Part of staying healthy includes staying informed.
Our comprehensive patient education resources allow you easy access to clinical information about a multitude of diseases. Research your condition and find complete, easy-to-understand descriptions, causes, warning signs and symptoms, treatment options, prevention techniques and more.
We encourage you to contact our practice if you have questions or concerns.
- Frequently Asked Questions about Gynecology
- General Gynecology
- General Women's Health
- Gynecologic Procedures
- Oncology - Female
- Preventive Health and Wellness
- Screening Tests
- Sexually Transmitted Disease - Female
- Sports Injury - Female
- Baby Name Database
- Complications of Pregnancy
- Frequently Asked Questions about Obstetrics
- Medical Conditions of Pregnancy
- Obstetric Procedures
- Postpartum / After Delivery
- Pregnancy Diaries
- Pregnancy Timeline
- Prenatal Health
- Prior to Pregnancy
- Stages of Pregnancy
- Cancer Prevention
- Cancer Treatment
- Coping with Cancer
- Types of Cancer
Pediatric + Adolescent Gynecology
Tubal ligation, is a surgical method of sterilization for women. The fallopian tubes are blocked or severed to prevent fertilized eggs from traveling down the tubes into the uterus. While tubal ligation is typically performed laparoscopically, with tiny abdominal incisions rather than a large open surgical area, it is still considered major surgery, taking place in a hospital or similar setting with spinal anesthesia. Conversely, male sterilization (vasectomy) is a minor surgery that can be completed quickly with no hospital stay required.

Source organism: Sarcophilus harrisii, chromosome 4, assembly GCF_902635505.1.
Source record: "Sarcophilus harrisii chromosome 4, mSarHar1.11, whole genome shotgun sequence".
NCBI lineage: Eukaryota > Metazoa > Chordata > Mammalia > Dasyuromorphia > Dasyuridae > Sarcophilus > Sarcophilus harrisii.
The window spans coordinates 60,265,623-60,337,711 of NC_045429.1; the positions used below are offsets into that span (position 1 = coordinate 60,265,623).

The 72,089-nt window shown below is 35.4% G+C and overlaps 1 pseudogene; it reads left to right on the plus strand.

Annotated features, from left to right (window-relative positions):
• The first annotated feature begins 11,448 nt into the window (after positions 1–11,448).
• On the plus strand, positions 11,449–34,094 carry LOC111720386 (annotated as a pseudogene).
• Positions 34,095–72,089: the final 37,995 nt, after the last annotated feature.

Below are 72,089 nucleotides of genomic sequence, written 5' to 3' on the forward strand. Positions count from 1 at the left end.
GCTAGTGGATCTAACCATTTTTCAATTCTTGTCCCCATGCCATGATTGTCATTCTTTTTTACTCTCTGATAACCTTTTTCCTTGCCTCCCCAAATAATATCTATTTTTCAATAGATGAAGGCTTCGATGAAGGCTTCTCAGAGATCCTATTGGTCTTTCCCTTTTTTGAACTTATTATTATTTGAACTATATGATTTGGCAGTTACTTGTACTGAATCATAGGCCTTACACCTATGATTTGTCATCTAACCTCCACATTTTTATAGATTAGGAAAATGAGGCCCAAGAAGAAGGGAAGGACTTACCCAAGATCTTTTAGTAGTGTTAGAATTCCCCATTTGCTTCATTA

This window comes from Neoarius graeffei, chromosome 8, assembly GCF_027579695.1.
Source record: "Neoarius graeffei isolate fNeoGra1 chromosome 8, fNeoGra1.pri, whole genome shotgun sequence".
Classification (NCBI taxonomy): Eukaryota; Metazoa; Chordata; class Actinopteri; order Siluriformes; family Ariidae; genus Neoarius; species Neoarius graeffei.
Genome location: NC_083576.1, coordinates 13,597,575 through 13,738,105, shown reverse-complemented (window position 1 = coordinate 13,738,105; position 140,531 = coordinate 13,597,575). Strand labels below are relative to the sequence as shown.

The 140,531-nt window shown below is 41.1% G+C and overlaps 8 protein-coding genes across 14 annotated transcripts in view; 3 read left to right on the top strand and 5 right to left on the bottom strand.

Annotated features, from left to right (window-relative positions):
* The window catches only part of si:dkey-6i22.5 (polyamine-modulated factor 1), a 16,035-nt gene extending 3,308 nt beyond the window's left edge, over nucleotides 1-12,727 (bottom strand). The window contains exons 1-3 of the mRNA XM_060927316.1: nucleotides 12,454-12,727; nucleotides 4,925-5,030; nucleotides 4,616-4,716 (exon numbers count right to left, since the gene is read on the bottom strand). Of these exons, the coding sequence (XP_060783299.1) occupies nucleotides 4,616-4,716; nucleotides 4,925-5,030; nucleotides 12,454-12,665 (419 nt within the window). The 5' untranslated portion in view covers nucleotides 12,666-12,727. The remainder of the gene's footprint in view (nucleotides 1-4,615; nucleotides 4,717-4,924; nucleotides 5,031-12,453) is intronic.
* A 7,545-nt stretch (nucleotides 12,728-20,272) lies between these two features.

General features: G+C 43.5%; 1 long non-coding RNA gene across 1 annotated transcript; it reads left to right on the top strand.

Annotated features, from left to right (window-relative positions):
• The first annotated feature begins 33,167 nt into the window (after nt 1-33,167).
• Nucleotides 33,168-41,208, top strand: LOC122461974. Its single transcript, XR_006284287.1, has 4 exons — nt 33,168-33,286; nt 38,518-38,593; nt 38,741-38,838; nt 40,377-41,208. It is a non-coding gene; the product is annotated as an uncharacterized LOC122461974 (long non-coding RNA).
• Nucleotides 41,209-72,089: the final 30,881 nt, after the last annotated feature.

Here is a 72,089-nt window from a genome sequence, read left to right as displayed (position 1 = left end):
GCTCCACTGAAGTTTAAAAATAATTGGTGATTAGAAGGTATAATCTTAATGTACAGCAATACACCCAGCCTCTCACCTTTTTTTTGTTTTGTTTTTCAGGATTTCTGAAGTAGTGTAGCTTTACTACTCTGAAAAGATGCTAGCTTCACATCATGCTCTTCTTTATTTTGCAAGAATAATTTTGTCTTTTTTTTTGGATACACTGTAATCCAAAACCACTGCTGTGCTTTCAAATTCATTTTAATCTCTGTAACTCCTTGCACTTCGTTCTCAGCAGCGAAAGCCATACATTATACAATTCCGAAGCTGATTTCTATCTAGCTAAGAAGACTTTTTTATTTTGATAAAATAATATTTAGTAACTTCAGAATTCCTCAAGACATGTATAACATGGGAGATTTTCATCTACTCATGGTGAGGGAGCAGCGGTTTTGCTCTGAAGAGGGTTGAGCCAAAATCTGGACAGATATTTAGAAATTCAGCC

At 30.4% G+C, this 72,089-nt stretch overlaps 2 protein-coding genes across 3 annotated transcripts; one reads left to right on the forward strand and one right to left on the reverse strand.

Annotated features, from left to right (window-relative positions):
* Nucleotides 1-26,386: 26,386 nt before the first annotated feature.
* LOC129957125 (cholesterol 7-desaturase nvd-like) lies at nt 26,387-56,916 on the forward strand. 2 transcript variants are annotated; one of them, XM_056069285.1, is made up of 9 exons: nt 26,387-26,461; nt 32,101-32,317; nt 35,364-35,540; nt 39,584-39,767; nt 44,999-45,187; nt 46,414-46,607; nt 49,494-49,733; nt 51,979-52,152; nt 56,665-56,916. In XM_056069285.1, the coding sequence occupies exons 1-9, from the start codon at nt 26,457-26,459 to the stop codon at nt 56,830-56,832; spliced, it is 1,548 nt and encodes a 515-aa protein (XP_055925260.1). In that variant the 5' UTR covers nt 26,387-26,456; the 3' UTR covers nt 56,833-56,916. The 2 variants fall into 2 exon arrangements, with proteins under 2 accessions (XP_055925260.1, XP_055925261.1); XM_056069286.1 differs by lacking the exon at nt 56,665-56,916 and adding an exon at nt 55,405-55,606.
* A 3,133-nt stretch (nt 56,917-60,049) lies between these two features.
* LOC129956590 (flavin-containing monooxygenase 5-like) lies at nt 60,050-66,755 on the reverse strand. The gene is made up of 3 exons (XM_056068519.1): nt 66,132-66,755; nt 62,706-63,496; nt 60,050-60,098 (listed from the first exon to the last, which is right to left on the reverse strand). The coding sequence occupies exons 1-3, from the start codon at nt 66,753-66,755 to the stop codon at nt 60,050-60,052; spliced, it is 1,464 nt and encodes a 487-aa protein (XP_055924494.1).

There are various methods for tubal ligation. The sections of the fallopian tube may be cauterized, clamped or totally removed. Small metal devices may also be placed inside the tubes to promote the formation of scar tissue, a natural barrier. Some women choose to have tubal ligation performed immediately following the delivery of their baby via cesarean section. This can cut down on costs and later recovery time. Although tubal ligation is considered permanent, there has been some success in reversing the procedure by repairing one or both fallopian tubes.
In the first year after the procedure, tubal ligation has been found to be 99% effective at preventing pregnancy. Over time, the tubes may regenerate, resulting in an unintended pregnancy. A portion of these pregnancies may be ectopic, a condition in which the fertilized egg implants in the tube rather than the uterus. This is uncommon, but regular checkups with a gynecologist can monitor the healing process to ensure the passageways are not restored.